Seduction, Assault, and Consent in Western Art via The Toast

If you are not already aware of The Toast’s captioning of pictures from Western art history, it is a thing, and it is entertaining. You can find all the articles in the series here.

In one of the most recent posts, Mallory Ortberg pokes fun at what Wikimedia Commons has labeled instances of “seduction in art.”  She pulls out examples and describes how many of these cannot possibly be instances of “seduction,” unless by seduction we mean assault or harassment.

The piece does a good job of bringing out the cognitive dissonance from accepting “seduction” as aggressively pursuing someone for sex without their explicit consent, thinking that sex requires consent, and accepting seduction as a legitimate part of sex.

If you are not familiar with Ortberg’s series of posts on Western art history, you should note that some of these examples are more hyperbolic than others. She is framing many of these scenes as non-consensual where consent seems ambiguous. (Though part of her point may be, shouldn’t sex and seduction only involve people who are unambiguously excited about engaging in it?) Underneath the hyperbole and satire, Ortberg is posing a serious question: “Why does seduction look a lot like assault and not seem to require any real degree of consent? What kind of thing is seduction if these are what count as examples of it?”

She suggests, “Perhaps you have confused “pushing someone away from you” with “getting seduced.””

You can read the post here:

“Paintings That Wikimedia Commons Has Inaccurately Categorized As “Seduction In Art””

*A few of the pictures contain nudity.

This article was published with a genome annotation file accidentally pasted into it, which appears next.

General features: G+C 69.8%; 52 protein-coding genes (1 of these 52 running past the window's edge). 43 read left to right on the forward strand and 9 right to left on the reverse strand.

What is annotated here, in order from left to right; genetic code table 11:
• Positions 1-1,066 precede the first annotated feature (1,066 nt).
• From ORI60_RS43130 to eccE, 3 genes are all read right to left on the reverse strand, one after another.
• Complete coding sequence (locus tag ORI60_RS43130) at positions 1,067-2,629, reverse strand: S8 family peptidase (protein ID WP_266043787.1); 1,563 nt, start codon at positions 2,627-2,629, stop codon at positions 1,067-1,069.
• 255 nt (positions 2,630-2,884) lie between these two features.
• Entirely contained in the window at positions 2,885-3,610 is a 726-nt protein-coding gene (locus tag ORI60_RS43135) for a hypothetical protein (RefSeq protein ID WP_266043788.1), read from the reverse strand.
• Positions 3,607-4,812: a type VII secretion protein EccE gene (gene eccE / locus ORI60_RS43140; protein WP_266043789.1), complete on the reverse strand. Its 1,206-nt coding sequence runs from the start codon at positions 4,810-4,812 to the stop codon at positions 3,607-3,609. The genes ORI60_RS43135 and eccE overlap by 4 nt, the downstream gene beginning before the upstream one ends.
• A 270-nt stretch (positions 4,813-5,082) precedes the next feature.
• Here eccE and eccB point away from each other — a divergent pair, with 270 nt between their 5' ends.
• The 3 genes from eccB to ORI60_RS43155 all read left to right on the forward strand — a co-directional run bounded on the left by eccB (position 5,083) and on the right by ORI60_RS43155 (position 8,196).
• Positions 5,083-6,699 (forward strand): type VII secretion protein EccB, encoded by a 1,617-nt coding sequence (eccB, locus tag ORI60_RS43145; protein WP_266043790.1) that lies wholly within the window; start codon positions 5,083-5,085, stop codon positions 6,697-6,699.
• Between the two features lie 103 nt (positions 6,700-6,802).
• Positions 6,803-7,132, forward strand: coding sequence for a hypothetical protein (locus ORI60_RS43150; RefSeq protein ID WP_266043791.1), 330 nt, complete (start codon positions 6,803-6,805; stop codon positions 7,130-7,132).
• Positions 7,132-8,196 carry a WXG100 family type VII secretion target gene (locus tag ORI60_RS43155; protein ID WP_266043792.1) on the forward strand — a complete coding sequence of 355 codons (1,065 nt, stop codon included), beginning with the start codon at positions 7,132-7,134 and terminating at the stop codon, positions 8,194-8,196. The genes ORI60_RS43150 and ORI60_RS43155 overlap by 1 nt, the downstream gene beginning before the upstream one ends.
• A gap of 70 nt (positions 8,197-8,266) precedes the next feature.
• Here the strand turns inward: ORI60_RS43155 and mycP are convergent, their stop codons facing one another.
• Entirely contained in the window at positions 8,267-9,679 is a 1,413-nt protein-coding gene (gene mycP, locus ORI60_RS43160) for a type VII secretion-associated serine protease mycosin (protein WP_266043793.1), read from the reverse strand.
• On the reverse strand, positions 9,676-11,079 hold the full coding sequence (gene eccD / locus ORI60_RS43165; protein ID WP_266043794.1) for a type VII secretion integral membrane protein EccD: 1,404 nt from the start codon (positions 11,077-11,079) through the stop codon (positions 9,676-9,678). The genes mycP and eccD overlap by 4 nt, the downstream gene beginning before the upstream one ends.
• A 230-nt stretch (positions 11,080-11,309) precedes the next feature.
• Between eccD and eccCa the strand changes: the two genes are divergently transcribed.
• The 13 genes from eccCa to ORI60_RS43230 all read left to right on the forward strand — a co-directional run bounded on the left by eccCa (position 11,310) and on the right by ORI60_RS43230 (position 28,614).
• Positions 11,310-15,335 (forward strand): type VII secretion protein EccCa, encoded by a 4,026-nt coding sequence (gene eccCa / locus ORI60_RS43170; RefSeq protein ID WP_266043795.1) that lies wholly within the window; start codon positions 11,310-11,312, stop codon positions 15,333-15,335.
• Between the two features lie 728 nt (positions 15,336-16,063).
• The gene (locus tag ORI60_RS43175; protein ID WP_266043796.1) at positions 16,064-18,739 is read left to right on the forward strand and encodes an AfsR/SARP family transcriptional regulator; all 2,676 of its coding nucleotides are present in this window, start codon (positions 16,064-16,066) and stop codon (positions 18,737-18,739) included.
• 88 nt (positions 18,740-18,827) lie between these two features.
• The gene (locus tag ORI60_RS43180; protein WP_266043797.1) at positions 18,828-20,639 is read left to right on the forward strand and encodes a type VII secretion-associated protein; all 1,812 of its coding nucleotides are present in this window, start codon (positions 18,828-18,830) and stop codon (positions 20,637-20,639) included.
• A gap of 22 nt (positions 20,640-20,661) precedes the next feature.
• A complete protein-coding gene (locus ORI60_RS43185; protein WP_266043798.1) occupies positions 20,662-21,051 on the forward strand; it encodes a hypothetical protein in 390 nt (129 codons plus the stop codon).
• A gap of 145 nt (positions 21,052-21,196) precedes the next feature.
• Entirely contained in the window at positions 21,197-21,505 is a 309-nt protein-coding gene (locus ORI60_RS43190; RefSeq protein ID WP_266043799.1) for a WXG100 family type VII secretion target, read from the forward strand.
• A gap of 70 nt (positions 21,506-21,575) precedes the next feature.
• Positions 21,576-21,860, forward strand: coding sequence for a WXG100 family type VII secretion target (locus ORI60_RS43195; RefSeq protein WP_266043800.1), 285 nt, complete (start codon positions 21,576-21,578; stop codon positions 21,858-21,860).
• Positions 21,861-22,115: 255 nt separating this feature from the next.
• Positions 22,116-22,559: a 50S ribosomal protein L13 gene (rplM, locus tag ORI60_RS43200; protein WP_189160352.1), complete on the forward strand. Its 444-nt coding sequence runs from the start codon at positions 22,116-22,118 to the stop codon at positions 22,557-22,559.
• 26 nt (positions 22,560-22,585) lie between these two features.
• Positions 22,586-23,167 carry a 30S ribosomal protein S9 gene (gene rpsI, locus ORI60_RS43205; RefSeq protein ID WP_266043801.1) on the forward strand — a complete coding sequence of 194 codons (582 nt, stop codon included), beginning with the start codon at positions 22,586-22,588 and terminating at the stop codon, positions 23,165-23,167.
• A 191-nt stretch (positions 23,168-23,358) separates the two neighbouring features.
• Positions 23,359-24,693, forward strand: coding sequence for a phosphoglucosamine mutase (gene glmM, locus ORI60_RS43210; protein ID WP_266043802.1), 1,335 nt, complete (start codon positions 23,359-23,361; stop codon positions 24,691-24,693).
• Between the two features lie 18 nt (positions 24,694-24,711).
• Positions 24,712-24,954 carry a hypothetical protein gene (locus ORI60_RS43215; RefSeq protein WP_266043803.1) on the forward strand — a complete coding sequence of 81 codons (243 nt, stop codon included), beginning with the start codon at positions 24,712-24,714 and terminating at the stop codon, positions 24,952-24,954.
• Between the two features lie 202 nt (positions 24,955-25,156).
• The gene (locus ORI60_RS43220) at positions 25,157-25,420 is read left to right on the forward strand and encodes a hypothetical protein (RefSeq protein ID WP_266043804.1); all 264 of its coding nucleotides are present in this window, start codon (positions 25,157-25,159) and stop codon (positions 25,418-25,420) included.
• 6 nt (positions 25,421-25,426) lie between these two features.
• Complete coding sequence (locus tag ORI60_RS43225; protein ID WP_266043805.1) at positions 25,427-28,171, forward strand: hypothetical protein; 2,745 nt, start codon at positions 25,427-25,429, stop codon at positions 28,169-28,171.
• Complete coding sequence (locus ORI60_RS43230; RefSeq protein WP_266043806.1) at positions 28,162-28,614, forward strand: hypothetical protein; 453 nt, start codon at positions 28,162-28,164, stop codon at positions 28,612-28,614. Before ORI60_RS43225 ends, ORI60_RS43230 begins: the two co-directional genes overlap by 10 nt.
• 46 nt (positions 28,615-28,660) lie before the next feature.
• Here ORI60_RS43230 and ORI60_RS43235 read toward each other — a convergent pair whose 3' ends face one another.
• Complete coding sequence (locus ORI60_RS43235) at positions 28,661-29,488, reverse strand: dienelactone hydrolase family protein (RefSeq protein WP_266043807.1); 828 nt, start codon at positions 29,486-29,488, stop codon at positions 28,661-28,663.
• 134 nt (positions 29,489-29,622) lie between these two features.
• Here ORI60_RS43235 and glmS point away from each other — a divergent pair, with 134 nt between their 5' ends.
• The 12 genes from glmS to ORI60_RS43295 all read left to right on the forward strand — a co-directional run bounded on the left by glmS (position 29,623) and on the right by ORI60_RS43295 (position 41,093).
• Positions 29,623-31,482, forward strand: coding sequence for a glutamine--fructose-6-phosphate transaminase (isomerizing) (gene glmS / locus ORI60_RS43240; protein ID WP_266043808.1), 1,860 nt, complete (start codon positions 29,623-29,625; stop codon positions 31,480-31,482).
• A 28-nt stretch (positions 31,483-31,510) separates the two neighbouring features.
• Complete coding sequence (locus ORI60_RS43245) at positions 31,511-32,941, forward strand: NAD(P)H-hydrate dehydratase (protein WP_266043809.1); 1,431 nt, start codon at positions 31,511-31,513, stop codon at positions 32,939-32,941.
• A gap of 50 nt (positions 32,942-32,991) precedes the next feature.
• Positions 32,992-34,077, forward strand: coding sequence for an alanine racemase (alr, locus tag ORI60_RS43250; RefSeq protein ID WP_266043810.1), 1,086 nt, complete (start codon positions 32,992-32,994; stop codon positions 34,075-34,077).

Sit-In at Northwestern Today

From the Organisers’ FB page.

It has come to our attention that Northwestern is looking to quickly mediate in their lawsuit with Peter Ludlow–a lawsuit in which they are not the only defendant (a graduate student who filed a Title IX complaint against him, and a professor who assisted her, are also named as well, and accused of defamation). NU is planning to mediate, regardless of the desires of their co-defendants.

While we admire Northwestern’s intention to mitigate the stressful nature of the legal situation for all involved, Northwestern should stand by their actions rather than agree to write a check now to avoid potential litigation costs later. Sexual violence is an epidemic on college campuses that persists, in part, because perpetrators are shielded by universities’ interests in avoiding public relations scandals and protecting their bottom line, and by the damage caused to victims’ credibility when universities do mistreat perpetrators.If Ludlow has engaged in a pattern of predatory behavior, he should not be rewarded just for the sake of avoiding the costs of litigation, nor should he be able to walk away with plausible deniability. If he has not, the university should be responsible for their mistreatment of him; not only for his sake, but for the sake of victims everywhere who have a vested interest in universities properly handling Title IX complaints. Negotiating in this way, before both sides can be heard, would also simultaneously send a chilling message to victims on campuses everywhere, that if they come forward, they will need to consider the legal and financial costs given this new precedent, and deny an alleged victim, and the faculty member who assisted in bringing her complaint forward, any chance of vindicating their credibility that they have.